United Nations, Feb. 12, 2020
President of the United Nations General Assembly, Amb. Tijani Muhammad-Bande, on Wednesday called for inclusive agricultural policies to boost the fight against poverty and hunger.
He made the call during an interactive dialogue on “Targeting Hunger: South-South and Triangular Cooperation for Transforming Agriculture’’ at the UN Head headquarters in New York.
Muhammad-Bande, who is Nigeria’s Permanent Representative to the UN, said for agricultural policies to succeed, they must address the “historical and structural inequalities’’ undermining efforts to end hunger.
“Agricultural policies are development policies and they focus on mitigating hunger sustainably, creating jobs, generating incomes, and contributing to poverty eradication.
“These policies must pay due consideration to smallholder and family farmers, who produce almost 70 per cent of the world’s food.
“These 500 million food producers are often trapped in poverty, and even vulnerable to hunger and malnutrition,’’ he said.
The PGA, whose priorities include zero hunger and poverty eradication, said efforts must also be intensified to link smallholder farmers with buyers, technology suppliers and financial institutions.
According to him, progress on eradication of hunger or poverty is impossible if smallholders are left behind.
“It is our collective duty to ensure that everyone everywhere has access to adequate nutritious food. Food must be both accessible and affordable for all.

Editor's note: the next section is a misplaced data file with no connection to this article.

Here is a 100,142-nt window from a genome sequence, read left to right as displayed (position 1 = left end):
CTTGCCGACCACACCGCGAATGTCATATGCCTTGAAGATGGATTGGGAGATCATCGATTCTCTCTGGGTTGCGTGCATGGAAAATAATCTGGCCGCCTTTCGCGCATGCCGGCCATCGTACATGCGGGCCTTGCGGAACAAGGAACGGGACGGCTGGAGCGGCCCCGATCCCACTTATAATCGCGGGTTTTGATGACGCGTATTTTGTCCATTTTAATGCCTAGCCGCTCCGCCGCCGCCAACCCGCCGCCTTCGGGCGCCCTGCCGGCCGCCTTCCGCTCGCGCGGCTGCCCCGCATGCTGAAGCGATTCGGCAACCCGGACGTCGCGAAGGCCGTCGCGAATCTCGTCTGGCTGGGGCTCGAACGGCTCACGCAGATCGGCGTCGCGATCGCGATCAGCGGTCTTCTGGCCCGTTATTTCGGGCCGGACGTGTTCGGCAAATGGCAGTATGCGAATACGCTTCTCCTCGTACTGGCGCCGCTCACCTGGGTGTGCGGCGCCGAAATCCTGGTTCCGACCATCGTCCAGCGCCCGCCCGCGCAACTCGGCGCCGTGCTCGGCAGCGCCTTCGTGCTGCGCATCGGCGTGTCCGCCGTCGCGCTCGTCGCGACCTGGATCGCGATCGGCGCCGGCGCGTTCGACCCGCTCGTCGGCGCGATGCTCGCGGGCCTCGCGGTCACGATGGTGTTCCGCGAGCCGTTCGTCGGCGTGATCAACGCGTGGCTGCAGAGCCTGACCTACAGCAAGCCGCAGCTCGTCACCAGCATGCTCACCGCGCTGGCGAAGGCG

“This is particularly important for the 48 million children around the world, who are presently affected by stunting and wasting,’’ he said.
Muhammad-Bande also urged countries to focus on what he called the “female face of farming.”
He said women constituted almost half of the agricultural labour force in developing countries, but they get “only a fraction of the land, credit, agricultural training, information and inputs’’.
“Indeed, only 10 per cent of total aid for agriculture, forestry and fishing is directed towards women in agriculture.
“We must redouble our efforts and create policies and conditions that will not only alleviate the suffering of 820 million people who experience hunger today, but eliminate hunger in our world beyond 2030.
“The 2030 Agenda for Sustainable Development recognises that Sustainable Development Goal (SDG) 1: No Poverty, and SDG 2: Zero Hunger, must be addressed in unison,’’ he said